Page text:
Questions swirl around “suicide” of Boeing whistleblower- National & International News- 21March 2024



Questions swirl around “suicide” of Boeing whistleblower John Barnett. Family friend says Barnett warned, “if anything happens to me, it’s not suicide.”

Questions swirl around “suicide” of Boeing whistleblower

On March 9, John Barnett, 62, was found dead of an “apparent” suicide according to police in Charleston, SC. Barnett was found in his pickup truck in the parking lot outside the Holiday Inn. He had been staying at that hotel while giving depositions in an explosive whistleblower retaliation suit against Boeing. A silver pistol was apparently found in Barnett’s hand and a scribbled note was found on the passenger seat.

Following the announcement of Barnett’s death last week, a family friend spoke out, saying that in a previous conversation, Barnett had warned her not to believe it if it was ever reported that he committed suicide. “I know he did not commit suicide. There’s no way,” the friend said. “He loved life too much, he loved his family too much, he loved his brothers too much to put them through what they’re going through right now”.

Barnett’s attorneys Rob Turkewitz and Brian Knowles were equally skeptical, calling for his death to be “fully investigated”. On the morning of the 9th, Turkewitz called the Holiday Inn when Barnett didn’t show up to his 9am deposition. Curiously, when the hotel staff checked Barnett’s room, they found that all his belongings were packed for his return trip to Louisiana. Shortly after checking his room, hotel staff found Barnett dead in his truck.

Barnett had planned on beginning his two-day drive back to his home in Louisiana on the 8th. However, Boeing’s lawyers insisted he stay one more day to complete his testimony. Barnett’s lawyers initially objected, but according to Turkewitz, Barnett told him “Let’s just get it done. I’ve already been waiting for seven years”. The next day, Barnett was found dead.

“Explosive stuff”

Barnett had worked for Boeing for over 30 years, mostly at the Everett, WA plant. In his final years with the company, he was sent to oversee quality management at the plant in North Charleston, SC. As part of his whistleblower retaliation suit (first filed in 2017), Barnett had been giving sworn statements about the poor safety culture and shoddy manufacturing practices he’d observed at the North Charleston plant. Barnett observed glaring violations of safety protocols (including dozens of instances where mechanics installed faulty components on planes). Rather than acting on his written complaints, Boeing management retaliated against him, Barnett claimed.

After 7 years, Barnett left the company after being “harassed, denigrated, humiliated, and treated with scorn and contempt by upper management,” according to his lawsuit. He has since given several media interviews detailing his concerns with the safety culture, or lack thereof, at the Charleston plan. In 2019, Barnett told the New York Times, “I haven’t seen a plane out of Charleston yet that I’d put my name on saying it’s safe and airworthy”.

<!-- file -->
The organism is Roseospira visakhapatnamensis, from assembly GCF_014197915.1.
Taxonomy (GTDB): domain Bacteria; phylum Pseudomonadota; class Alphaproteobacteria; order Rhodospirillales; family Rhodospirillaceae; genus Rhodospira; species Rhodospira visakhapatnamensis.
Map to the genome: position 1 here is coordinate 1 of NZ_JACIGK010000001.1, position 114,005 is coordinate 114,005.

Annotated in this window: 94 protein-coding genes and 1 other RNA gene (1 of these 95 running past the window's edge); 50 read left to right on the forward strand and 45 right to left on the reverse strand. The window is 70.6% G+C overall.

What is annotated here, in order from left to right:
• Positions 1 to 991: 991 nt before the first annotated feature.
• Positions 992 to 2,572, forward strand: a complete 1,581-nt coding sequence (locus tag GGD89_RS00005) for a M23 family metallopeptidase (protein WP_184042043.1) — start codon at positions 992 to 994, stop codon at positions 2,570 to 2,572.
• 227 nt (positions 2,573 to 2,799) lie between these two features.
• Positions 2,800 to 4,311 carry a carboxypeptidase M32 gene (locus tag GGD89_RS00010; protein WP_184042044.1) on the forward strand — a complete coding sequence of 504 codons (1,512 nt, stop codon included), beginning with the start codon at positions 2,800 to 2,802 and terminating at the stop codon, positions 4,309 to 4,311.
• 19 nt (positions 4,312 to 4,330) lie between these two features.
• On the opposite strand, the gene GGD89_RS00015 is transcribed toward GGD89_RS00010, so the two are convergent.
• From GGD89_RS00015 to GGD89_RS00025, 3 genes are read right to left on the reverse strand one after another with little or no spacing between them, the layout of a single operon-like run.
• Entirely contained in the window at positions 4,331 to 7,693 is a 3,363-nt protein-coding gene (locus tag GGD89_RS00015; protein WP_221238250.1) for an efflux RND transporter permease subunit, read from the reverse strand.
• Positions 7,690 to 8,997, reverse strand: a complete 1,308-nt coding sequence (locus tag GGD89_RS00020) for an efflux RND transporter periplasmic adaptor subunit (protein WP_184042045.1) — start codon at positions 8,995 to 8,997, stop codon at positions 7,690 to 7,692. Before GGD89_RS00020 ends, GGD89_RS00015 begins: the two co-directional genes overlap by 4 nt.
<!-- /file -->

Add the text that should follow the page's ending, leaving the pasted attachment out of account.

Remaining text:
According to Turkewitz, during his depositions, Barnett “was really happy to be telling his side of the story, excited to be fielding our questions, doing a great job. It was explosive stuff. As I’m sitting there, I’m thinking, ‘This is the best witness I’ve ever seen”. At one point, a Boeing lawyer expressed surprise that Barnett was able to recall such detail in events that took place over a decade ago without referring to documents. Barnett responded, “I know these documents inside out. I’ve had to live it”.

Bad time for Boeing

Barnett’s testimony came at a perilous time for Boeing, which is facing increased scrutiny for following several high-profile safety incidents involving its planes since the start of 2024. On January 5, a Boeing 737 Max 9 airplane operated by Alaska Airlines lost a door plug at 16,000 feet. Airlines flying 737 Max planes in the US grounded them for several days to conduct inspections. Other door plugs on these planes were found to have loose or missing bolts.

At the end of January, John Barnett spoke to TMZ about the incident. “This isn’t a 737 problem; it’s a Boeing problem,” Barnett said. Barnett spoke a

Then on February 6, another 737 Max operated by United Airlines experienced jammed flight controls.

At the beginning of March, the FAA flagged issues with de-icing systems on 737 Max and 787 Dreamliners that could cause engine trouble. there have been several other serious malfunctions on other Boeing airplanes.

On March 7, a United Airlines-operated 777-200 lost a tire from its landing gear while taking off from the San Francisco airport.

On March 11, a Latam Airlines flight from Australia to New Zealand suddenly plunged with such force that several passengers were flung up to the ceiling, then crashed back down on the seats. Over 50 people were seriously injured. The Latam flight was a 787 Dreamliner, the plane produced at the Charleston plant where Barnett worked.


0 replies

Leave a Reply

Want to join the discussion?
Feel free to contribute!

Leave a Reply

This site uses Akismet to reduce spam. Learn how your comment data is processed.